Faiqa Naqvi, a 15-year-old freshman at a public high school in New Jersey, logs in to her distance classes each night from Pakistan by the time zone before 9 o’clock.
Max Rodriquez, also at school in New Jersey, took his Advanced Placement history class for about two months from Guayaquil, Ecuador, a port city on the South American coast.
Max’s schoolmate, 16-year-old Naobe Maradiaga, took classes from northern Honduras.
In the midst of the pandemic, in a year when school was barely normal, administrators and teachers were grappling with a new, complex class: students accessing virtual classes from the outside. USA.
Faced with financial stress related to a home pandemic or the health needs of loved ones abroad, some students in immigrant communities are signing in to campus thousands of miles away.
It is not clear how common this practice is. But logging in abroad has become more and more popular since late fall, when comfort levels of air travel have increased and vacations are popular for overseas visits, especially. in immigrant communities, came up close, according to educators in New York and New Jersey and as far as Florida and California.
Some families report using the new mobility acquired through remote guidance to plan extended visits with loved ones they have not seen for years.
Others have temporarily left the country to take care of sick relatives, and some have told principals and teachers that they are sending their children overseas because they need help with childcare to continue working. work cannot do at home.
“Entirely new immigrants – they have the hardest,” said Aixa Rodriguez, who teaches English as a new language at a middle school in Manhattan. “They don’t have anyone here to help.”
At least one of her students has signed in from outside the US in the past few months.
Nate Floro, a high school teacher in Brooklyn, says three of his students have logged into the classroom from Yemen, Egypt and the Dominican Republic.
Ms. Rodriguez said this practice is an open secret among teachers as parents struggle to figure out the limited number of days and hours that students engage in direct instruction and the ongoing threat of closure. School related to Covid-19.
“The reality is that parents cannot resolve this contradiction,” said Ms. Rodriguez, who lives in the Bronx and leader of a social equity advocacy group in the Teachers’ Association, MORE, or the Educators Movement. ratings and records. “These parents have to work and have no choice.”
Her willingness to put a child in the care of a loved one in another country in the midst of a pandemic, she said, “tells you about unmet need and desperation”.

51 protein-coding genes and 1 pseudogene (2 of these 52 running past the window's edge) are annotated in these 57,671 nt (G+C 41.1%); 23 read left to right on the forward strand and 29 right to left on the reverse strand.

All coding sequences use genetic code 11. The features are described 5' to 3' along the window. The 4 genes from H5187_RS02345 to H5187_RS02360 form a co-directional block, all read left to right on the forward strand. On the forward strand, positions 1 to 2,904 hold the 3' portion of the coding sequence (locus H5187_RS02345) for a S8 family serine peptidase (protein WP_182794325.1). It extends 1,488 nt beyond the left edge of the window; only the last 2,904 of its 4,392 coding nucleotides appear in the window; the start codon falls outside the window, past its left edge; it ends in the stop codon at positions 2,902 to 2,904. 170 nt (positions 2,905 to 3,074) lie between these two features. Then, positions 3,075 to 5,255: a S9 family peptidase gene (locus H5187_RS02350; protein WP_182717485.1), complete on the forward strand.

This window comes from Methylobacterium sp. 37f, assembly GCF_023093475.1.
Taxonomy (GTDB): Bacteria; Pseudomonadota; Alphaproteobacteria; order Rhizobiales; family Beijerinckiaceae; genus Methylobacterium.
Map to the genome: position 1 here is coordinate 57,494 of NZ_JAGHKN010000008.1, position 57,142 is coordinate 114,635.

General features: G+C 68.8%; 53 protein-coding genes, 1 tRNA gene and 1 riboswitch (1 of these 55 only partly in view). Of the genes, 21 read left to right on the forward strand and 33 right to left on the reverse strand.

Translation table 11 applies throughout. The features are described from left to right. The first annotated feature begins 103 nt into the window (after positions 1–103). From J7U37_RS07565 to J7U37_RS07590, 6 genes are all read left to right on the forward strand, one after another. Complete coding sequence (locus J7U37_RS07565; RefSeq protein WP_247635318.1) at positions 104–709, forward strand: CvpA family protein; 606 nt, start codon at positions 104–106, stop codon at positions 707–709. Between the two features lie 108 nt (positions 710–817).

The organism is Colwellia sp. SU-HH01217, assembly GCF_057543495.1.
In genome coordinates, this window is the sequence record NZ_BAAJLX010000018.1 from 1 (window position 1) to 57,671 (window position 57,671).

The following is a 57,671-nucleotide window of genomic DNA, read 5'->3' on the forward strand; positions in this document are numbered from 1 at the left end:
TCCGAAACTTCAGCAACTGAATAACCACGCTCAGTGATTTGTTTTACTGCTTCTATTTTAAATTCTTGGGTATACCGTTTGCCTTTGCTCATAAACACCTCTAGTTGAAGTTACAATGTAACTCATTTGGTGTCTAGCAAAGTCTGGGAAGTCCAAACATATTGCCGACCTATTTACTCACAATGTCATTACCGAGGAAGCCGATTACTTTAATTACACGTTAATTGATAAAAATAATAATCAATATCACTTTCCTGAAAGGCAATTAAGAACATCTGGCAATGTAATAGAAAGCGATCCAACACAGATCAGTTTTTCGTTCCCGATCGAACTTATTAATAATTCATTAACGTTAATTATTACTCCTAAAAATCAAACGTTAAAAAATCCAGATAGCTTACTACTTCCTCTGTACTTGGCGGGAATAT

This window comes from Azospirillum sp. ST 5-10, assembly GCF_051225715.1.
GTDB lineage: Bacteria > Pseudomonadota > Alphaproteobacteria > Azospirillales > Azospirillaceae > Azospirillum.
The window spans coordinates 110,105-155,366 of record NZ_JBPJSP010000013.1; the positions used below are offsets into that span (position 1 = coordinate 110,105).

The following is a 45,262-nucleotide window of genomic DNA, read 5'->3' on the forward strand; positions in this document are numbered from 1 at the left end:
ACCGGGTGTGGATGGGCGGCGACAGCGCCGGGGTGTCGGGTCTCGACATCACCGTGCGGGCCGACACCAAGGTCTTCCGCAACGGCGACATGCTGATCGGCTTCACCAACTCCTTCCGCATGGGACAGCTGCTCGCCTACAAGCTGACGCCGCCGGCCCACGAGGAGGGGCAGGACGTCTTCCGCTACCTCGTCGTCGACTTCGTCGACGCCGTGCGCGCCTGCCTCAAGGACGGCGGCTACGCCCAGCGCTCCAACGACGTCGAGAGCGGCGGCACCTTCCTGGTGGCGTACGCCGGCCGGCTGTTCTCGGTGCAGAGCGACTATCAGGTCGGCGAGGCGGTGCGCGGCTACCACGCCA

By adding a degree of complexity to distance learning, this model has the potential to cause learning loss, especially in poor and minority communities that have been hampered by the approximate level of complexity, experts say. way of achievement.
“There’s one thing to say that kids can sign in anytime, anywhere,” said Mike Magee, chief executive officer of Chiefs for Change, a national nonprofit network of educational leaders. “But if they went somewhere where they needed to log in at 2 a.m., that doesn’t seem ideal.”
Danielle Filson, a spokesperson for New York City’s public schools, the country’s largest district where classes are currently open to all ages of students, said she could not provide data on students. can login from outside.
In New Jersey, officials from two of the state’s largest counties, Paterson and Elizabeth, were able to provide snapshots of students logging in from IP addresses outside of the United States. Schools in both cities have been closed for more than a year and all instruction is provided remotely; Elizabeth was expected to reopen to a few students next week, but Paterson reversed plans to re-start live instruction on May 3 and not set a return date.
In Paterson, a recent one-day sampling of 5,400 students found 306 children logged in from abroad, deputy superintendent Susana Peron said. The district educates nearly 25,000 K-12 students, and the actual number of students learning from outside the United States could be much higher.
“Of course we don’t recommend that,” said Peron. “But the families here have faced so many challenges in the pandemic.”
“I want them to learn from anywhere, anytime,” she added, “better than nothing.”
Elizabeth, a city of 129,000 inhabitants about 20 miles southwest of Midtown Manhattan, is one of the richest immigrant communities in the state. More than 75% of families speak languages other than English at home and nearly a fifth of residents report incomes below the poverty line, census data show.